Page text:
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Campion College

Prairie du Chien, Wisconsin

1880-1888 and 1898-1925


At the Prairie du Chien Public Library I was told that the state correctional institution which now occupies the old Campion College campus was only medium security.  But when I showed up with a camera, I was sent packing in a hurry, being told in no uncertain terms that this was private property and that I could not come in to take a picture.  The tone suggested that I might get a closer view of Campion Hall than I wanted if I did not make myself scarce.


There were two attempts to establish a college at Prairie du Chien before 1880: Prairie du Chien College (1866-69) and St. John’s College (1871-76).   Sacred Heart College opened in the fall of 1880 with 61 students.  Offerings included a commercial course as well as classical studies for high school and college students.  In 1888 the school was closed for lay students but continued until 1898 as a Novitiate.  In 1898 it was reopened to lay students as both a high school and a college.  In 1913 the name was changed to Campion College of the Sacred Heart, named for the martyr Edmund Campion.  


In 1919 the Student Training Army Corp was established at Campion College.  This later became a Reserve Officer’s Training Corp unit.  Students received two hours of drill weekly along with one hour of military science.  One of the musical opportunities involved the Corp band.


A name often associated with Campion College is the poet Joyce Kilmer.  Before his death in 1918, Kilmer, a Columbia University graduate, delivered the commencement address at the college.  The room in which he stayed in Marquette Hall was preserved.  The school library bore his name. 


The collegiate division had 80 students in 1915.  In 1925 Campion College closed that division because of lack of space.  The high school division, grown to 400 students, continued until 1975. 

Bricks and Mortar

The original home of Sacred Heart College was the Brisbois House.  Built as a railroad hotel in 1857, it served as a hospital during the Civil War and home for both Prairie du Chien colleges.  John Lawlor purchased the property and offered it to the Jesuits, who renamed it in his honor.   As the college grew, it added three more buildings of note before World War I.  Kostka Hall contained classrooms, a theater and dormitory.  Campion Hall (1909), became the largest building on campus. Marquette Hall (1915) served primarily as a dormitory.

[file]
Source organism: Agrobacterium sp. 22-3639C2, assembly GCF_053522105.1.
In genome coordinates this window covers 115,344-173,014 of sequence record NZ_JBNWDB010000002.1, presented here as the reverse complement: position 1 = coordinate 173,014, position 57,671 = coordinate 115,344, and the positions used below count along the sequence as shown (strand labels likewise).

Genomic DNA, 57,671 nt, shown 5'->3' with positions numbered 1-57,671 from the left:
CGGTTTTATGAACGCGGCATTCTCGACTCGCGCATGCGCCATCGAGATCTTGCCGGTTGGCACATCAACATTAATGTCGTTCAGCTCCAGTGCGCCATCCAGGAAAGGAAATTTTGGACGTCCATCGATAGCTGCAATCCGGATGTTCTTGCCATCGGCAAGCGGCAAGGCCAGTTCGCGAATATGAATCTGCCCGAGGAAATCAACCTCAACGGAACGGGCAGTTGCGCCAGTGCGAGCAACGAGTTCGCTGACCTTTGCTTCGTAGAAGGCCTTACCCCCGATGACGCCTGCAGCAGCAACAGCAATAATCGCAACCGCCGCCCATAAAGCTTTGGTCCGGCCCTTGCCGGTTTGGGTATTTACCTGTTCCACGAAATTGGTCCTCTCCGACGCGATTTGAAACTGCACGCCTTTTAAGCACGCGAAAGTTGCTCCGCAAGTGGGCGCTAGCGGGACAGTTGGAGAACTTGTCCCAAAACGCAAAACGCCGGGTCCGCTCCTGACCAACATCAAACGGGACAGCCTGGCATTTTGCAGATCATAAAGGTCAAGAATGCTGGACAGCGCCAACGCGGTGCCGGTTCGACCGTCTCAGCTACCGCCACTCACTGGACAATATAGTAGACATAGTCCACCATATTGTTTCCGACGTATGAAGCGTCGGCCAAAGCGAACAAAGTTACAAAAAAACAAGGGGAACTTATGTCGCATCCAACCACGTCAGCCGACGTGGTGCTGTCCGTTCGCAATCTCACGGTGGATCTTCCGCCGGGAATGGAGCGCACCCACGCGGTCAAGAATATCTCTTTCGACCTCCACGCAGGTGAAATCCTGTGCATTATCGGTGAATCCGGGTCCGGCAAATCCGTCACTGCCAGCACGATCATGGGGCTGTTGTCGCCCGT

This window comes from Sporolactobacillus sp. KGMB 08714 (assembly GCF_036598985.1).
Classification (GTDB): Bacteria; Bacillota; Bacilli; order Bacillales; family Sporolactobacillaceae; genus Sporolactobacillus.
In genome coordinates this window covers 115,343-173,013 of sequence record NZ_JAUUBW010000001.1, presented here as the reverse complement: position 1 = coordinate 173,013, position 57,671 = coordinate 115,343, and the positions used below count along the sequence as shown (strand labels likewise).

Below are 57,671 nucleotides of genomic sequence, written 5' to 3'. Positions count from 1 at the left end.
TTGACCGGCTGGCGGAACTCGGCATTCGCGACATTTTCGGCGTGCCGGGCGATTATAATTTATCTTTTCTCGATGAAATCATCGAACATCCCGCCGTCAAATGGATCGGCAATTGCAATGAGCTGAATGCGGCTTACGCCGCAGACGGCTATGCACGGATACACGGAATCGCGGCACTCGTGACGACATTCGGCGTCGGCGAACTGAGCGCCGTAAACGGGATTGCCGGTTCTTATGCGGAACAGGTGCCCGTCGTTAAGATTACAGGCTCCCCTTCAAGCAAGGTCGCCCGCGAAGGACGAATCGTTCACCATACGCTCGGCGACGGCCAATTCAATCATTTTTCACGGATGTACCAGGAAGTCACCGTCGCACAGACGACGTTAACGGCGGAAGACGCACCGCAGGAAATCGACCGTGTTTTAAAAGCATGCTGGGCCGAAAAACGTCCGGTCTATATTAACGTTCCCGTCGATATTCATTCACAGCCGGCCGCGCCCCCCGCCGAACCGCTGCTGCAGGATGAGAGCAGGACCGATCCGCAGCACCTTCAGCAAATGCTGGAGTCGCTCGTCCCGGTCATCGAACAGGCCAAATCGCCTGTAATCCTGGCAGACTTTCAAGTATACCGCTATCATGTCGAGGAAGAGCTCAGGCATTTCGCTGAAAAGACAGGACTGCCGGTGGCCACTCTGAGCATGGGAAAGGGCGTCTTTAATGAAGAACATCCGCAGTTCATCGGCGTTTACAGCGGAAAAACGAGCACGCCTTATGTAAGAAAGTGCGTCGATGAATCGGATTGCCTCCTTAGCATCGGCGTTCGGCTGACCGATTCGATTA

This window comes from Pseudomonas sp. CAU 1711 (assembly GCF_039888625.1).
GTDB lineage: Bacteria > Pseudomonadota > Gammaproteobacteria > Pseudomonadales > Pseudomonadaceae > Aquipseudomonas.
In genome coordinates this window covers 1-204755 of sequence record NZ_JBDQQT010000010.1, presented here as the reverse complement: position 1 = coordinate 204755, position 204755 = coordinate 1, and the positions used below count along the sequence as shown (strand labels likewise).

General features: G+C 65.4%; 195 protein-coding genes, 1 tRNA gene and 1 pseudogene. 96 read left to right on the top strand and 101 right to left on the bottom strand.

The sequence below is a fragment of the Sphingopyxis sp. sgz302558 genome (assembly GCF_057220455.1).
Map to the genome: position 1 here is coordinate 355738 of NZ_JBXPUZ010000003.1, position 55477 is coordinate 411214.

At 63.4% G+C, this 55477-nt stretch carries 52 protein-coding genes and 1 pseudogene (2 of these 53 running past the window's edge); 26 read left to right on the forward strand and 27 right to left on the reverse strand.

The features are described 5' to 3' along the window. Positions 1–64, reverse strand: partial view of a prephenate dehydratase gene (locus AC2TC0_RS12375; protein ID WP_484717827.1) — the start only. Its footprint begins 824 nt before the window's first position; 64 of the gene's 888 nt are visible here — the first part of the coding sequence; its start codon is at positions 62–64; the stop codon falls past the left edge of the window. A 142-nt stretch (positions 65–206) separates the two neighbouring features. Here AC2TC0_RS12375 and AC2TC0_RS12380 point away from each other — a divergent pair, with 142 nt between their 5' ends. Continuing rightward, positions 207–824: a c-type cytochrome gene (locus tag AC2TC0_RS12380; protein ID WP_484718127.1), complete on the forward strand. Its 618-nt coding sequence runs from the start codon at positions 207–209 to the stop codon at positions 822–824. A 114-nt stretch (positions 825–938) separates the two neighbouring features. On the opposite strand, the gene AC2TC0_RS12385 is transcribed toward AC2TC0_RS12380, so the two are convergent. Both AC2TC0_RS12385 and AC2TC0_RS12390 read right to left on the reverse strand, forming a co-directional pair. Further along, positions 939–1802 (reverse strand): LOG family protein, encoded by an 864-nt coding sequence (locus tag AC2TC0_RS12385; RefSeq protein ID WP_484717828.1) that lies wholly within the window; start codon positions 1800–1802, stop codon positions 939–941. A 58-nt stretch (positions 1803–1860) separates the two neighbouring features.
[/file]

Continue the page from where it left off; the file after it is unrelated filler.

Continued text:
Lawlor Hall was razed in 1960-61.  Kostka Hall burned in 1968.  Campion and Marquette Halls still stand.  After the high school closed in 1975, the campus was used by a Martin Luther Preparatory School.  Since 1995 the campus has been a medium security prison for the state of Wisconsin.


Lawler Hall (left) and Kostka Hall. (Photo from Campion Knights accessed 5-15-2018.


       Colors: Crimson and Black

       Team name: The Rockford Morning Star refers to the team as the Crimson.  At some point Knights became the                              official  team name.


The major sport at Campion College early on was baseball.  The Campion team played college, semi-pro, and professional opposition.  One website notes that they played the St. Louis Cardinals in an exhibition game.  Basketball teams attracted players from Cleveland and played in Cleveland.  The final basketball team, featured in the Cleveland Plain Dealer, compiled a 9-4 record against “hard” competition.




Campion College played football off and on from 1900 through 1924.  The 1916 team was undefeated in six games.  The 1913 team won six of seven.  Tucked into a tri-state area, Campion most often played Wisconsin neighbors Platteville Normal and Wisconsin Mines; Dubuque, Luther, Loras, and St. Ambrose Colleges from Iowa; and St. Mary’s College from Winona, MN. 

William "Bill" Hoffman coached football, basketball, and baseball at Campion 1911-1952, his teams compiling a .685 winning percentage in 1009 total college and high school games.

(Above) 1920 Campion football team  (Photo from Campion Knights, <>) accessed 1-17-2017


Note: Images are used in accordance with their “terms of use” as I understand those terms.  Recopying or republishing these images may be restricted or forbidden.

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